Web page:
The term MUD originally referred to a particular game, not an entire
class of them. MUD (Multi-User Dungeon) was created and written by Roy
Trubshaw at Essex University in Britain. It was written in BCPL on the
university's DEC KL10. The point of the game was to gain points until
you achieved the rank of wizard, at which point you became a wizard
and gained certain powers over mortals. Richard Bartle later took the
basic framework created by Trubshaw and modified it extensively. The
game gained some popularity in Britain when a guest account was set up
that allowed users on JANET (the British academic network) to play
during the small hours of the morning each day. When Bartle and MUD
left Essex, some people there implemented a new world using the old
MUD software called MIST. Later another game, LAND, was added. MIST is
still up today. The Essex KL10 is due to be taken out of service in
the near future, so the original MUD should soon be taking its final
bows. (JANET 00004960000001, IPSS 02342206411411 and then HO 0.)
When Richard Bartle left Essex, he took MUD with him and went commercial.
He's responsible for MUD-2, which currently runs on a British Telecom
VAXcluster and costs money to play. There are several other commercial
MUDs in the UK, but due to the number of games run by enthusiasts trying
successful. One that is doing well is SHADES. SHADES is a game on
Micronet, a British service that is roughly comparable to CompuServe
in the States.
The original MUD is commercially available in the United States on
CompuServe. They call it British Legends.
VAXMUD was written in FORTRAN for VAX/VMS systems. It's another
combat-based game but unlike MUD you kept whatever objects you were
carrying when you saved your character. The game is weakened by the
fact that the authors distribute the game in binary form, not source
code, and the provided scenario is very difficult to customize well.
MUNDI was written by some MUD players at Warwick University and never
distributed. It's mentioned here because it was probably the first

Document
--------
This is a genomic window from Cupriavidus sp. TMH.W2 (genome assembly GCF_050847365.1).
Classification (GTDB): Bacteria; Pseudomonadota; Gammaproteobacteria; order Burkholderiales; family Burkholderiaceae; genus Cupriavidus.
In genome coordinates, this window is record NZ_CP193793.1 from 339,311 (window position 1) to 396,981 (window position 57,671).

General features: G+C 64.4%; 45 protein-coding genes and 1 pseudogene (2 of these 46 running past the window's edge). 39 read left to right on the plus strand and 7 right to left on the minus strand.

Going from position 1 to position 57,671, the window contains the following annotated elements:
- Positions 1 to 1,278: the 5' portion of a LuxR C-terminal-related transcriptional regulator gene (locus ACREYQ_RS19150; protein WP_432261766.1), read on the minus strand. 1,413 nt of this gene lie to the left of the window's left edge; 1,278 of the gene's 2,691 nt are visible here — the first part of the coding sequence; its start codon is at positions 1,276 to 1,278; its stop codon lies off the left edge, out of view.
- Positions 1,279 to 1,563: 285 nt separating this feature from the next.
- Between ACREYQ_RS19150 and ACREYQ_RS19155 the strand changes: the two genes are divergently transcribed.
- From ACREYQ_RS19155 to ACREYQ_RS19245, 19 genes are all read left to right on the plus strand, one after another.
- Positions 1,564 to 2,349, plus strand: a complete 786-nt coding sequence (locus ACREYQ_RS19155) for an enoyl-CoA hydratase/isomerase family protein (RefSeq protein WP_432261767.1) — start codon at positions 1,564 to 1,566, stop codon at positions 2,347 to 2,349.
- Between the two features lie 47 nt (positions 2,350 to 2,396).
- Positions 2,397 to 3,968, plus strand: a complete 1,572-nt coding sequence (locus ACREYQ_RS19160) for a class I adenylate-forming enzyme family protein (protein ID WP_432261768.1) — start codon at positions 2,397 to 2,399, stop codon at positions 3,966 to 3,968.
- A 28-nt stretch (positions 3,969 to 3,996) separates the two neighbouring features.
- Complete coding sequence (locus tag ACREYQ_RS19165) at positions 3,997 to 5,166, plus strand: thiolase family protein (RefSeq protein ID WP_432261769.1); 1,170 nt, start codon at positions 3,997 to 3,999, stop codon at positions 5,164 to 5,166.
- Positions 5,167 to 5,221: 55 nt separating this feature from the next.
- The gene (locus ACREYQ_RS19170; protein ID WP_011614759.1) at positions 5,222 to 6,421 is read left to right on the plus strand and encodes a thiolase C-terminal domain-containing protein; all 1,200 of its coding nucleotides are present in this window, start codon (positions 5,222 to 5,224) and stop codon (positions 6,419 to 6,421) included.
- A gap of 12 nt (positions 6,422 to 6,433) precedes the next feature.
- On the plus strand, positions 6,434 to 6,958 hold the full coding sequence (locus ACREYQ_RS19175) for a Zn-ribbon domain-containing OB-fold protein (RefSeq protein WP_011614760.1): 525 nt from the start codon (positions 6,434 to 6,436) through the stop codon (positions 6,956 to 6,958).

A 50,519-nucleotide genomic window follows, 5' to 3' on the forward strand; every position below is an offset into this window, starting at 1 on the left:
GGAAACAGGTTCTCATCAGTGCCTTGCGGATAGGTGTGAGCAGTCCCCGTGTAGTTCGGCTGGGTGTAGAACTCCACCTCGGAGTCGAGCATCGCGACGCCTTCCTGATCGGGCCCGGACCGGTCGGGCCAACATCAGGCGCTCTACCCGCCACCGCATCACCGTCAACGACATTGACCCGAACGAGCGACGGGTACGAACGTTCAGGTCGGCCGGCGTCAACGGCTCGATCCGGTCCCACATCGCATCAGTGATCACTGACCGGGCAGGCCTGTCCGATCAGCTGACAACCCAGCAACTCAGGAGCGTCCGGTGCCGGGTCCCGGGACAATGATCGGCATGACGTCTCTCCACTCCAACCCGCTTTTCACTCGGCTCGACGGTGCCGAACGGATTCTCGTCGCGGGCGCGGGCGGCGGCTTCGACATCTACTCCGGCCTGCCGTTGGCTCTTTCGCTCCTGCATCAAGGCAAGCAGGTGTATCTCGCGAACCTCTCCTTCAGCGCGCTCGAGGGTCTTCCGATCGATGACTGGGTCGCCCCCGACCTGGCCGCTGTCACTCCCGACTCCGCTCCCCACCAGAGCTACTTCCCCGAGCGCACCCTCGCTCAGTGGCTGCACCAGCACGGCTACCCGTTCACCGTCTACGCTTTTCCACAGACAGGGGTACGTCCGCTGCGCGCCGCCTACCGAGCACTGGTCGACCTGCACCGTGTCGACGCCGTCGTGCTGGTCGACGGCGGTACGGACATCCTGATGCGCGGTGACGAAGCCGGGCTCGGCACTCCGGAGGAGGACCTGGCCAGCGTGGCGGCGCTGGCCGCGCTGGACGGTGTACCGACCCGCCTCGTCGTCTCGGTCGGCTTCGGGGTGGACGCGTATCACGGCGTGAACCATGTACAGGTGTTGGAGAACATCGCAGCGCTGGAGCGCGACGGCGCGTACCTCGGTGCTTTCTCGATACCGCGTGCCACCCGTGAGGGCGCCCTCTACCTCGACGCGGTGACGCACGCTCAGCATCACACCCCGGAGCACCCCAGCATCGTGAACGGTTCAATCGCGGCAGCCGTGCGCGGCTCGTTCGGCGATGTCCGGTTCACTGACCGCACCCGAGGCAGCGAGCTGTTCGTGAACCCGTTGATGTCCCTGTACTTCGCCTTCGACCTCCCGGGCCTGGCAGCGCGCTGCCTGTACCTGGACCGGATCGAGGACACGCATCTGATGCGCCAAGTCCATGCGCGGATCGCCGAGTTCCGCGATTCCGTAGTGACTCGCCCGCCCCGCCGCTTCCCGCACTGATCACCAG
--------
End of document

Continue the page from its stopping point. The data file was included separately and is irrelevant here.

British MUD written to be efficient and networkable.
One player of the Essex MUD was Alan Cox, also known as Anarchy. He
wrote (with a bit of help) AberMUD, named after the University of
Aberystwyth, Wales, which he attended at the time. It was originally
implemented on a Honeywell mainframe running GCOS but was soon ported
to UNIX. Its poor design and implementation (all game information was
stored in a shared file, which meant that several processes were
constantly accessing the disc) did not endear it to many system
administrators. Nevertheless, it was the first MUD to gain widespread
popularity. After the source code reached the United States, several
people made enhancements and additions, notably Rich $alz. It now
seems to have found a home at St. Olaf University, where a few
dedicated hackers are keeping it alive despite its general grunginess.
In the early 1908s members of Lysator, the student computer club at
Linkoping University in Sweden were involved called Asgaard, named
after the mythical home of the Norse and Viking gods. The goal of the
project was to create an extendable multi-user adventure game. Within
a few years the project was fading away; the only concrete result was
a multi-user LISP called Runes, which had hooks to facilitate game
Milieu was originally written for a CDC Cyber owned by the Minnesota
Educational Computer Consortium. High school students from around the
state were given access to the machine for educational purposes; they
often ended up writing chat programs and games instead. I am uncertain
of the precise time frame, but I believe Milieu probably predates MUD.
Eventually, Alan Klietz ported the game from Pascal to C and wrote an
implementation that would run on an IBM PC XT running a multitasking
operating system called QNX. Alan and a few other people formed a
company called GamBits Timesharing, attached sixteen modems to an XT,
and started selling time on it. The game, now called The Scepter of
Goth (or The Scepter and The Phoenix, or just Scepter) was now